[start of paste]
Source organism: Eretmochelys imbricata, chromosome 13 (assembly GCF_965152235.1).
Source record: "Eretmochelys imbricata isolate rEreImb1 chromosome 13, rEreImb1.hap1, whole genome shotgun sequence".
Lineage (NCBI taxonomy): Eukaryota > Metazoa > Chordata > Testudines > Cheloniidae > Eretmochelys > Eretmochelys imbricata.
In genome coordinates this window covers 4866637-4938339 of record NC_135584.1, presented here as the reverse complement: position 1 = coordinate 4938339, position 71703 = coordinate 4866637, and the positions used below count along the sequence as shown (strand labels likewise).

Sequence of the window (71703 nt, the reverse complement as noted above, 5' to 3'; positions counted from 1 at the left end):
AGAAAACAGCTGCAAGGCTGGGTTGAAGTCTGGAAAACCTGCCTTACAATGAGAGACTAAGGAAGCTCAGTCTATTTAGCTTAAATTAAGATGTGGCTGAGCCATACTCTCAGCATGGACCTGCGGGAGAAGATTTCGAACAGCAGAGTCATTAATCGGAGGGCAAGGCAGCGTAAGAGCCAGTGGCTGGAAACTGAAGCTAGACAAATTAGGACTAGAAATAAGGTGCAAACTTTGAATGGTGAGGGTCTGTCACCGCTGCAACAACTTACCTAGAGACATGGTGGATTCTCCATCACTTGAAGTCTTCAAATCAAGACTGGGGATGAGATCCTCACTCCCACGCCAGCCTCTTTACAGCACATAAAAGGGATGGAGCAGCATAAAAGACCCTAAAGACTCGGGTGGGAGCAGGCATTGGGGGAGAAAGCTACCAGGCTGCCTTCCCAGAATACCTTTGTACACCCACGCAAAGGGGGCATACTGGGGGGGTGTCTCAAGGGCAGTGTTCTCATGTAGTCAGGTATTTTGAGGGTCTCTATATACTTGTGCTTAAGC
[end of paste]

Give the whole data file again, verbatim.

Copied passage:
Source organism: Eretmochelys imbricata, chromosome 13 (assembly GCF_965152235.1).
Source record: "Eretmochelys imbricata isolate rEreImb1 chromosome 13, rEreImb1.hap1, whole genome shotgun sequence".
Lineage (NCBI taxonomy): Eukaryota > Metazoa > Chordata > Testudines > Cheloniidae > Eretmochelys > Eretmochelys imbricata.
In genome coordinates this window covers 4866637-4938339 of record NC_135584.1, presented here as the reverse complement: position 1 = coordinate 4938339, position 71703 = coordinate 4866637, and the positions used below count along the sequence as shown (strand labels likewise).

Sequence of the window (71703 nt, the reverse complement as noted above, 5' to 3'; positions counted from 1 at the left end):
AGAAAACAGCTGCAAGGCTGGGTTGAAGTCTGGAAAACCTGCCTTACAATGAGAGACTAAGGAAGCTCAGTCTATTTAGCTTAAATTAAGATGTGGCTGAGCCATACTCTCAGCATGGACCTGCGGGAGAAGATTTCGAACAGCAGAGTCATTAATCGGAGGGCAAGGCAGCGTAAGAGCCAGTGGCTGGAAACTGAAGCTAGACAAATTAGGACTAGAAATAAGGTGCAAACTTTGAATGGTGAGGGTCTGTCACCGCTGCAACAACTTACCTAGAGACATGGTGGATTCTCCATCACTTGAAGTCTTCAAATCAAGACTGGGGATGAGATCCTCACTCCCACGCCAGCCTCTTTACAGCACATAAAAGGGATGGAGCAGCATAAAAGACCCTAAAGACTCGGGTGGGAGCAGGCATTGGGGGAGAAAGCTACCAGGCTGCCTTCCCAGAATACCTTTGTACACCCACGCAAAGGGGGCATACTGGGGGGGTGTCTCAAGGGCAGTGTTCTCATGTAGTCAGGTATTTTGAGGGTCTCTATATACTTGTGCTTAAGC